5. The False McGuffin. 

Definition: In fiction, a MacGuffin (sometimes McGuffin) is a plot device in the form of some goal, desired object, or another motivator that the protagonist pursues, often with little or no narrative explanation

If you want to slow the pace of play, there's nothing more satisfying as a DM than watching the party chase after something that is utterly, 100% meaningless.  I will often throw one or two highly desirable objects into the fray that the party is certain they require in order to complete a quest.  They don't.  But if you need to sidetrack them the only thing that beats a McGuffin is to have something stolen from the party in plain sight.  They will chase a thief to the ends of the earth, even if it's to the detriment of the entire quest.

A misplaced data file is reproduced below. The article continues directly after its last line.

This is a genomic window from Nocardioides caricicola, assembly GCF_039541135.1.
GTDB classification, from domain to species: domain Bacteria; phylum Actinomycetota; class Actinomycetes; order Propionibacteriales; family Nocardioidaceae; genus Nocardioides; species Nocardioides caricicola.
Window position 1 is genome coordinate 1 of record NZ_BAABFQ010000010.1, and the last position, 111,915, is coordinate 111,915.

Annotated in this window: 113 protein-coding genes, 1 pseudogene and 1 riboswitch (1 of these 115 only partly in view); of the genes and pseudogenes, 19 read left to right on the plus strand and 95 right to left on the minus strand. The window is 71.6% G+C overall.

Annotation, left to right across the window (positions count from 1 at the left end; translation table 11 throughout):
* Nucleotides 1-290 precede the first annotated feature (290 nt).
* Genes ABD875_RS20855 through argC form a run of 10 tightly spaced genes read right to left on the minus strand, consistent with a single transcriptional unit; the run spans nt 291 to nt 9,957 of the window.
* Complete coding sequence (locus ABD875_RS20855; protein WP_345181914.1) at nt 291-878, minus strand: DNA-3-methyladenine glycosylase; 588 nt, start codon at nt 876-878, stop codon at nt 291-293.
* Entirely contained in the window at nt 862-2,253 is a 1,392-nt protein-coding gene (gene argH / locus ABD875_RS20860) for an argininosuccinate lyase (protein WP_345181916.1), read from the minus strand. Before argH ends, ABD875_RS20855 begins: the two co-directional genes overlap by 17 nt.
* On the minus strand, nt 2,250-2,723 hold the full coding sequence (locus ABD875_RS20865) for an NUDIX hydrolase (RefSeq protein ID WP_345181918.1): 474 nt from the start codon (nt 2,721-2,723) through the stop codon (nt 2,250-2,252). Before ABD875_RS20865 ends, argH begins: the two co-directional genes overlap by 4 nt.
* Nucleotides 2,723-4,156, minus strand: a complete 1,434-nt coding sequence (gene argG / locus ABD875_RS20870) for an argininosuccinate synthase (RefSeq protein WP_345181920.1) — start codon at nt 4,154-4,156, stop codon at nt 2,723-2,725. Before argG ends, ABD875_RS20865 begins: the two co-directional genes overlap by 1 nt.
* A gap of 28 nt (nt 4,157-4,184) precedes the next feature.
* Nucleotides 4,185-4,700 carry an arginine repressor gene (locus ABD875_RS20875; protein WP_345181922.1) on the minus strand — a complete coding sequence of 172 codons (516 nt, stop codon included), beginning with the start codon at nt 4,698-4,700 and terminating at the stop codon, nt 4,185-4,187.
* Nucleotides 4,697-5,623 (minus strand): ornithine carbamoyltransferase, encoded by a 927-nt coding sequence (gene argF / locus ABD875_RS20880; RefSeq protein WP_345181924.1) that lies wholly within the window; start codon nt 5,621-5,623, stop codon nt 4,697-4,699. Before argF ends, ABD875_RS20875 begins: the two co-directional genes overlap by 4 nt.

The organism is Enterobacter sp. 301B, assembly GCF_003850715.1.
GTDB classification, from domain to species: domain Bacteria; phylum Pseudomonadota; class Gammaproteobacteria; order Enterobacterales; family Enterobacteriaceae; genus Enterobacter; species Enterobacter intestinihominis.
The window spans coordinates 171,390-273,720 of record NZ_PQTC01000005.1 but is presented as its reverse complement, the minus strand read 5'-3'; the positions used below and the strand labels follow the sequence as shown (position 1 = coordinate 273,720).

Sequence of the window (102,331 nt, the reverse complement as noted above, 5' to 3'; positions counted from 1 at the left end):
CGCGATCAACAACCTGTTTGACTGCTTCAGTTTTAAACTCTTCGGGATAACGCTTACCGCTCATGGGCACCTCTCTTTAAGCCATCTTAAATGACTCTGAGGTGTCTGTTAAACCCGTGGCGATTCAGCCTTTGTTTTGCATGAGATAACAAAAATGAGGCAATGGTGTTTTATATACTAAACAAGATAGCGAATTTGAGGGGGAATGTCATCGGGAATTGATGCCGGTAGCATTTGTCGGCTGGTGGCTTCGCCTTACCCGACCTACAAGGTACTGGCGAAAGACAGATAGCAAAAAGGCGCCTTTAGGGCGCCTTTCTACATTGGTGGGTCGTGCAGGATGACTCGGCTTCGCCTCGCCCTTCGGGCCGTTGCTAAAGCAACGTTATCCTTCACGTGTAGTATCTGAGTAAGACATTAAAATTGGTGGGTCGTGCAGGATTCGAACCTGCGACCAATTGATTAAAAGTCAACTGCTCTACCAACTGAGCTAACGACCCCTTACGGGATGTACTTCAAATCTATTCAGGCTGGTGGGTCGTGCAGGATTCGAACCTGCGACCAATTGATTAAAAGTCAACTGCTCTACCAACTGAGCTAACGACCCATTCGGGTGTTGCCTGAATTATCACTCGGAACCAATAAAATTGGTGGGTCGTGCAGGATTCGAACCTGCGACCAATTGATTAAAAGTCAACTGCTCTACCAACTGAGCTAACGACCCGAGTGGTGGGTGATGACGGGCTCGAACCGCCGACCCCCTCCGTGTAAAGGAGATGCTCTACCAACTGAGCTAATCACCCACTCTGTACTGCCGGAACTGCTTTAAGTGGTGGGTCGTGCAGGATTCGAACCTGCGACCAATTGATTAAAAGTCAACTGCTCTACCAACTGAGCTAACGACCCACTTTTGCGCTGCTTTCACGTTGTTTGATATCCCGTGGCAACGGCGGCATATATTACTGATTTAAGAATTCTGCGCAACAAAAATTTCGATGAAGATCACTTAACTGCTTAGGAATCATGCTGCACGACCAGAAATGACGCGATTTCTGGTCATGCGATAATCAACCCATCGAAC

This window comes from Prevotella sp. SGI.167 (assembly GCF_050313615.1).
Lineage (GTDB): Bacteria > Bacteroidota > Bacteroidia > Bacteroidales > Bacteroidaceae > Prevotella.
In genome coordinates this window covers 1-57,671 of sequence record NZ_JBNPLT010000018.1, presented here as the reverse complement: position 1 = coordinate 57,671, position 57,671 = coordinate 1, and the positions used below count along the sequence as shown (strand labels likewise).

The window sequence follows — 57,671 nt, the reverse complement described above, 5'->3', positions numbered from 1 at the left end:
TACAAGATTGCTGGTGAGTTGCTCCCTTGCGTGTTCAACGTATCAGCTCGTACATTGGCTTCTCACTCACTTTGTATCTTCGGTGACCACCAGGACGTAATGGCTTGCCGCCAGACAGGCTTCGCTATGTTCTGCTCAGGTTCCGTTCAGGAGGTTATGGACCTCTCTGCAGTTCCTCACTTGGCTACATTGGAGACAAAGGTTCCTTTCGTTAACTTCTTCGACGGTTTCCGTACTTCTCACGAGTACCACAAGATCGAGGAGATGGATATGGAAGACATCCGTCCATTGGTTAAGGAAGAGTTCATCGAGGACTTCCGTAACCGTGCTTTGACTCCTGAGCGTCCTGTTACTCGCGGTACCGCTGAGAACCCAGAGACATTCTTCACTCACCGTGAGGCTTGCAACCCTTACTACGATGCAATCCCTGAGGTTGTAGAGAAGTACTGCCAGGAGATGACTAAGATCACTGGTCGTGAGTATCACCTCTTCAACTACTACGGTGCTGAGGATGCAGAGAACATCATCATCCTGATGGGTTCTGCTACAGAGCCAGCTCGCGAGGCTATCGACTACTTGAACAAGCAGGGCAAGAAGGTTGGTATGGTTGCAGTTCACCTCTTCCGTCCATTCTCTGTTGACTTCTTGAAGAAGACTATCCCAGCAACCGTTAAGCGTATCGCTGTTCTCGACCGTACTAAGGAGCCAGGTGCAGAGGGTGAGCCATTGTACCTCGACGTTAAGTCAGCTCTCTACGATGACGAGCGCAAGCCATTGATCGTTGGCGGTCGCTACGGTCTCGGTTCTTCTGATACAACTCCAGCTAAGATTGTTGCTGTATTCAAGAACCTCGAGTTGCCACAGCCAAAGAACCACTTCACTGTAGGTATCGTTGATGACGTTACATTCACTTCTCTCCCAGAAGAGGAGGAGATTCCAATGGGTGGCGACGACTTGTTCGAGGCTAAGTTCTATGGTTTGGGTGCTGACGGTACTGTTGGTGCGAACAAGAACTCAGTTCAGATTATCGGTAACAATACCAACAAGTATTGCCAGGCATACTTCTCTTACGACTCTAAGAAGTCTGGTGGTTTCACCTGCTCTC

There are likely endless ways to either slow down or speed up the pace of a game.  The important thing as the DM is to be aware of the pace, to manage and control the pace, and to be mindful of the ways in which the pace has and can be thrown off.  Keeping the players engaged, but not pandering to them, is not an easy task.  It takes time and skill to master game pacing, and not even the most experienced DM can control it 100%.  At the end of each session, assess.  How far did the players get, did they level too quickly, or did they complete a quest or goal far too soon?  If the answer is yes, adjust.  It's only when you ignore the warning signs that the game falls apart too quickly, or players lose interest.